Schwalbe Pro Core

Review | Schwalbe Procore

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I am king of dings, destroyer of rims. My riding lacks finesse, as the dents and flat spots in every wheel I’ve ever owned will attest. in desperation I’d even started experimenting with putting road tubular tyres inside mountain bike tyres. Then Chipps handed me this for my hardtail.

Procore sits inside your tubeless tyre.

Procore is much better than my bodges because it’s been properly designed, manufactured and tested. An inner chamber, made from a something like a trainer tyre, sits on the rim at high (80 psi) pressure, locking the tyre beads in place. Your tyre sits on top, at pressures as low as 12 psi.

It’s not an entirely new idea, but Procore is the first to have shiny custom components to save weight and ease installation. It has special valves that allow you to select the inner chamber or the tyre, flexible air guides made from something sealant doesn’t stick to, and its own specific tyre levers.

Components for each wheel are clearly set out with an assortment of contrasting colours and markings, making it easy to align, install and check everything. However, the valves do consist of a whole load of nested, threaded parts which can become a bit stiff and require a little care to only unscrew or tighten the part you want to.

Schwalbe ProCore
Schwalbe includes everything you need – bar the tyres – inside the Procore kit.

Once properly mounted and sealed, I set my tyres to 14psi and set off for the cruellest local rock gardens and water bars I could find.

On technical climbs, I noticed it making nadgery bits easier, absorbing bumps and maintaining grip. It is, however, draggy on road climbs at such low pressures.

But within a couple of descents I’d started riding my hardtail more like it was a big squishy bike. The sensation of the back tyre bottoming out took a bit of getting used to, but I got lairier with each new descent. Increasingly, I’d just point the bike at stuff and get off the brakes. It never lost a line.

There’s a tube inside, but not quite the one you’re thinking of.

I flatted just once: A tiny snakebite to the inner part during the second day of intentional abuse. A couple of patches applied, and it’s stayed up ever since. And recently, my GPS has shown unsurprising results: slightly slower climbs; much faster descents. I’ve settled on 17psi for my weight and bike, and the effect it’s had on my riding is absurd. I fear less and brake less. Sometimes I feel the back tyre bottom out, but it doesn’t roll over in corners. Rocky trail problems become things to fly over, and I hadn’t realised just how much I was holding back.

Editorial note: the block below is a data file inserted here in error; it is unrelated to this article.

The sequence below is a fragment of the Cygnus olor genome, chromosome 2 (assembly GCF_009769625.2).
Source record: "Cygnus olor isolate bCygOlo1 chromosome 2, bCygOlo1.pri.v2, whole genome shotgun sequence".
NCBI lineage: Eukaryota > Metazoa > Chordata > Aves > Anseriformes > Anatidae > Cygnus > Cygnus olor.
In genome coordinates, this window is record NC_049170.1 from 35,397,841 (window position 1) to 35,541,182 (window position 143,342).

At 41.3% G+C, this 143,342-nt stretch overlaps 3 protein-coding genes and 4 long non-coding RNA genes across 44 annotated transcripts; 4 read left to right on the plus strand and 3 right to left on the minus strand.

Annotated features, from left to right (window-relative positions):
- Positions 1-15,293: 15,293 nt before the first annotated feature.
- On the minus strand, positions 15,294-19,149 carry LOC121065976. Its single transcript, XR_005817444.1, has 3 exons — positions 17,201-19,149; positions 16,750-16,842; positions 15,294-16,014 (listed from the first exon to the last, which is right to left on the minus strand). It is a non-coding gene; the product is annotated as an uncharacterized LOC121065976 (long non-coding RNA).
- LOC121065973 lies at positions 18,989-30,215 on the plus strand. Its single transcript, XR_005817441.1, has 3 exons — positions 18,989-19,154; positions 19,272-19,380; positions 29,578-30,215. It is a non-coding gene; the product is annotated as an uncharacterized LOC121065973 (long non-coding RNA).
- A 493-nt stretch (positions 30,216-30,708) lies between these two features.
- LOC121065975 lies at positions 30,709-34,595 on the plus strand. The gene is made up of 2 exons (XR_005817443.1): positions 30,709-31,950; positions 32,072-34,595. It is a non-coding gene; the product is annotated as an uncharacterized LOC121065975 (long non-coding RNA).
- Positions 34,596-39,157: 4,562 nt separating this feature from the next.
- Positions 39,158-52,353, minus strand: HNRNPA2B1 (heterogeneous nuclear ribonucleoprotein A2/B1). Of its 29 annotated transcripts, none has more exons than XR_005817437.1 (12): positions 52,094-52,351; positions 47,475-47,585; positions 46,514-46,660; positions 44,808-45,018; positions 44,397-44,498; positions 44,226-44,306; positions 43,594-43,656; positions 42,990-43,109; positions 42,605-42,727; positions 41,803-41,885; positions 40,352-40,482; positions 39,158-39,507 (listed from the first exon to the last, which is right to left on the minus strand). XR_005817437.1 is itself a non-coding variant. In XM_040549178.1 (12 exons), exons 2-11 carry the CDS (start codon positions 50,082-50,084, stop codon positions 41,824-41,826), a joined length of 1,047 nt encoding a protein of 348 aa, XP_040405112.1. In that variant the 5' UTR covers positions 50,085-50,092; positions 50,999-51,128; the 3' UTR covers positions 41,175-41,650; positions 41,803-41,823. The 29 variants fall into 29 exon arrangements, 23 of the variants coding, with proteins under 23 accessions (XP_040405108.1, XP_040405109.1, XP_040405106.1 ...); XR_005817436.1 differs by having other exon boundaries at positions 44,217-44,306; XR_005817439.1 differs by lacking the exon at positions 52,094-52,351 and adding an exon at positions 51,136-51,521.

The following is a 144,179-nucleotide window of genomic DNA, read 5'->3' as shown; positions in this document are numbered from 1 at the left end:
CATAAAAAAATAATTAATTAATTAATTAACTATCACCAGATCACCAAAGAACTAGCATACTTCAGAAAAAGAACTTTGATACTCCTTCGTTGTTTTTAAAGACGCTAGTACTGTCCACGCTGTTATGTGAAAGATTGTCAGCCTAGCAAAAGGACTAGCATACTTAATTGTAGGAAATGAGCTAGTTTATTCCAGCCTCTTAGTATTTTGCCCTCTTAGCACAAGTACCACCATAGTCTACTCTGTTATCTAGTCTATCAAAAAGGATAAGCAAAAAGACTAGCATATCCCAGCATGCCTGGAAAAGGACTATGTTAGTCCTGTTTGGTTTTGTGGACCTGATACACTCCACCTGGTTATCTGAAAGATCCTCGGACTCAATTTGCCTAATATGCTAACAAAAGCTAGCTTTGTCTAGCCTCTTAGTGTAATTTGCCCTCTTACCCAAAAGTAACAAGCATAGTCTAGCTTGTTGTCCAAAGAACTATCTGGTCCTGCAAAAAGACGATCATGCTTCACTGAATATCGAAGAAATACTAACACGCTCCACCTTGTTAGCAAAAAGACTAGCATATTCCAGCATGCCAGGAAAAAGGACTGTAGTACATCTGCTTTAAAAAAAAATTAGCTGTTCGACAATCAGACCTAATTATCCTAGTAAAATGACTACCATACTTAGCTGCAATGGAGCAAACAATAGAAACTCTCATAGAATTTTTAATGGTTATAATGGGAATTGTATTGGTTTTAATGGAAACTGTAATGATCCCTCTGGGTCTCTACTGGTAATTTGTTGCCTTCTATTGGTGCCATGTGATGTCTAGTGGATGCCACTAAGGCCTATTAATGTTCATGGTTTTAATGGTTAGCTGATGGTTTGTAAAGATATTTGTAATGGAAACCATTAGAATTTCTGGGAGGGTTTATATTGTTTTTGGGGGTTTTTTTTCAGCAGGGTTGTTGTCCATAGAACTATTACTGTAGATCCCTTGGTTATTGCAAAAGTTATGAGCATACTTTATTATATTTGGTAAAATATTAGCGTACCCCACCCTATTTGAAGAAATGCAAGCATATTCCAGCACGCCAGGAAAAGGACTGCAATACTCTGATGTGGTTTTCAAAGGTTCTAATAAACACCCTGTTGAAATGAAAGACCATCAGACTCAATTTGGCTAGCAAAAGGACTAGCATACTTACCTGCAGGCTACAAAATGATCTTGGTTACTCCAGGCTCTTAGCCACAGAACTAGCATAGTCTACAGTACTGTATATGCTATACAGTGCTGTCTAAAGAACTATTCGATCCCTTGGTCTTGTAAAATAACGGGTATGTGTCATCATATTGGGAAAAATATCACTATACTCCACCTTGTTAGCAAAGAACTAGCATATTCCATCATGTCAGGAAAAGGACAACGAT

Six months on, I’ve poked at its limits, crashed a bit, and am back in a place where I want to work on technique. I’m certain it’s saved me a bunch of pain and anguish. I used to flat about once a week, but I’ve not flatted in six months. A minor ding has mysteriously appeared on my front rim, but whatever did it, it didn’t interrupt the ride.

Update: Since publication of this review, it’s been drawn to our attention that the inner chamber works at higher pressures than recommended for some mountain bike rims, particularly carbon ones. If in doubt, please check with the manufacturer of your rims.

Schwalbe Procore


If the extra 200 grams per wheel bothers you, you’re probably not the kind of rider who thrashes their bike through rock gardens hoping for the best. But if you’re from the winch and plummet crowd and you just want to go faster, Procore is probably for you.

This review was first published in Issue #101 of Singletrack Magazine. Interested to see what other tubeless inserts are available and how they perform? Check out all of our tubeless insert reviews right here!

Review Info

Brand: Schwalbe
Product: Procore
From: Schwalbe
Price: £159.99
Tested: by David Hayward for Six months

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David started mountain biking in the 90’s, by which he means “Ineptly jumping a Saracen Kili Racer off anything available in a nearby industrial estate”. After growing up and living in some extremely flat places, David moved to Yorkshire specifically for the mountain biking. This felt like a horrible mistake at first, because the hills are so steep, but you get used to them pretty quickly. Previously, David trifled with road and BMX, but mountain bikes always won. He’s most at peace battering down a rough trail, quietly fixing everything that does to a bike, or trying to figure out if that one click of compression damping has made things marginally better or worse. The inept jumping continues to this day.

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